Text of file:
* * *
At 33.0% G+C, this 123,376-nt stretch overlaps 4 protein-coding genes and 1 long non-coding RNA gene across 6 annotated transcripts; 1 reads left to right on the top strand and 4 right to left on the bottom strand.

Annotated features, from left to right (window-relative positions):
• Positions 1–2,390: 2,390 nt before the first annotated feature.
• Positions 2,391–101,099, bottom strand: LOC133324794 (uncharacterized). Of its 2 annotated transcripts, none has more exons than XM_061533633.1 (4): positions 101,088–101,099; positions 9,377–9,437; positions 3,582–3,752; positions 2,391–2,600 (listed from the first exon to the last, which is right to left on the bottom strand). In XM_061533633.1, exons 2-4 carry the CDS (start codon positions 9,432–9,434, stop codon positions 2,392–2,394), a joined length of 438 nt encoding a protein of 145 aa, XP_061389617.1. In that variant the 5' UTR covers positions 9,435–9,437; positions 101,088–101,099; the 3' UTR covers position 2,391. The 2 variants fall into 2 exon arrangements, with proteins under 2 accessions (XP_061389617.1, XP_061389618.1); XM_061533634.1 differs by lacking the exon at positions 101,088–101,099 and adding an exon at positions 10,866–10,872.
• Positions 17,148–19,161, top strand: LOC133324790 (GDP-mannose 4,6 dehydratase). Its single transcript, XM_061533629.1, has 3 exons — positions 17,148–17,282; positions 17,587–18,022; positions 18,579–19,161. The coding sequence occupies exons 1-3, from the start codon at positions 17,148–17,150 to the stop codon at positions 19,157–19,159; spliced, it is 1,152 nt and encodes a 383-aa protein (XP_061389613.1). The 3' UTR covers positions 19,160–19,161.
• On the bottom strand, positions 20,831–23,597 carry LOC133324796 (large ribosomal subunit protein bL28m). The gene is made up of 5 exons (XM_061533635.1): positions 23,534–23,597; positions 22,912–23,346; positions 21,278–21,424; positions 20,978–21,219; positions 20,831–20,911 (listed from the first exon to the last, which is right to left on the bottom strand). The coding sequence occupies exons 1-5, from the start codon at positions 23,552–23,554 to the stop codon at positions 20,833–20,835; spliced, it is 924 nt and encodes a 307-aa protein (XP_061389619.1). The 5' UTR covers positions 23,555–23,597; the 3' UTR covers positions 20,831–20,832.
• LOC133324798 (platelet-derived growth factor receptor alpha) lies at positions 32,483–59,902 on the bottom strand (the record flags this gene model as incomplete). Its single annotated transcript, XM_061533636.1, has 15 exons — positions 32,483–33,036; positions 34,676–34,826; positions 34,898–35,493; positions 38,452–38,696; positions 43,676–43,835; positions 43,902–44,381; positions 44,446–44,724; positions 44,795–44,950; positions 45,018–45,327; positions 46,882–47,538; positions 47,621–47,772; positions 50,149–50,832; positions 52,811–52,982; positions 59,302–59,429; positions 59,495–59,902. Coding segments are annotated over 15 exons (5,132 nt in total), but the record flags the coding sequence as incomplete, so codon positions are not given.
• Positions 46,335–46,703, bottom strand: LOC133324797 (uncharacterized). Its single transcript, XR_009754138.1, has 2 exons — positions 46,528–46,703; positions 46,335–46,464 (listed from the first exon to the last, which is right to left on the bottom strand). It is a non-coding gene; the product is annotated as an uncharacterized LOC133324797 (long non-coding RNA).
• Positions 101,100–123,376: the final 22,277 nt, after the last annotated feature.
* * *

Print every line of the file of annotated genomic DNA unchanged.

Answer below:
At 33.0% G+C, this 123,376-nt stretch overlaps 4 protein-coding genes and 1 long non-coding RNA gene across 6 annotated transcripts; 1 reads left to right on the top strand and 4 right to left on the bottom strand.

Annotated features, from left to right (window-relative positions):
• Positions 1–2,390: 2,390 nt before the first annotated feature.
• Positions 2,391–101,099, bottom strand: LOC133324794 (uncharacterized). Of its 2 annotated transcripts, none has more exons than XM_061533633.1 (4): positions 101,088–101,099; positions 9,377–9,437; positions 3,582–3,752; positions 2,391–2,600 (listed from the first exon to the last, which is right to left on the bottom strand). In XM_061533633.1, exons 2-4 carry the CDS (start codon positions 9,432–9,434, stop codon positions 2,392–2,394), a joined length of 438 nt encoding a protein of 145 aa, XP_061389617.1. In that variant the 5' UTR covers positions 9,435–9,437; positions 101,088–101,099; the 3' UTR covers position 2,391. The 2 variants fall into 2 exon arrangements, with proteins under 2 accessions (XP_061389617.1, XP_061389618.1); XM_061533634.1 differs by lacking the exon at positions 101,088–101,099 and adding an exon at positions 10,866–10,872.
• Positions 17,148–19,161, top strand: LOC133324790 (GDP-mannose 4,6 dehydratase). Its single transcript, XM_061533629.1, has 3 exons — positions 17,148–17,282; positions 17,587–18,022; positions 18,579–19,161. The coding sequence occupies exons 1-3, from the start codon at positions 17,148–17,150 to the stop codon at positions 19,157–19,159; spliced, it is 1,152 nt and encodes a 383-aa protein (XP_061389613.1). The 3' UTR covers positions 19,160–19,161.
• On the bottom strand, positions 20,831–23,597 carry LOC133324796 (large ribosomal subunit protein bL28m). The gene is made up of 5 exons (XM_061533635.1): positions 23,534–23,597; positions 22,912–23,346; positions 21,278–21,424; positions 20,978–21,219; positions 20,831–20,911 (listed from the first exon to the last, which is right to left on the bottom strand). The coding sequence occupies exons 1-5, from the start codon at positions 23,552–23,554 to the stop codon at positions 20,833–20,835; spliced, it is 924 nt and encodes a 307-aa protein (XP_061389619.1). The 5' UTR covers positions 23,555–23,597; the 3' UTR covers positions 20,831–20,832.
• LOC133324798 (platelet-derived growth factor receptor alpha) lies at positions 32,483–59,902 on the bottom strand (the record flags this gene model as incomplete). Its single annotated transcript, XM_061533636.1, has 15 exons — positions 32,483–33,036; positions 34,676–34,826; positions 34,898–35,493; positions 38,452–38,696; positions 43,676–43,835; positions 43,902–44,381; positions 44,446–44,724; positions 44,795–44,950; positions 45,018–45,327; positions 46,882–47,538; positions 47,621–47,772; positions 50,149–50,832; positions 52,811–52,982; positions 59,302–59,429; positions 59,495–59,902. Coding segments are annotated over 15 exons (5,132 nt in total), but the record flags the coding sequence as incomplete, so codon positions are not given.
• Positions 46,335–46,703, bottom strand: LOC133324797 (uncharacterized). Its single transcript, XR_009754138.1, has 2 exons — positions 46,528–46,703; positions 46,335–46,464 (listed from the first exon to the last, which is right to left on the bottom strand). It is a non-coding gene; the product is annotated as an uncharacterized LOC133324797 (long non-coding RNA).
• Positions 101,100–123,376: the final 22,277 nt, after the last annotated feature.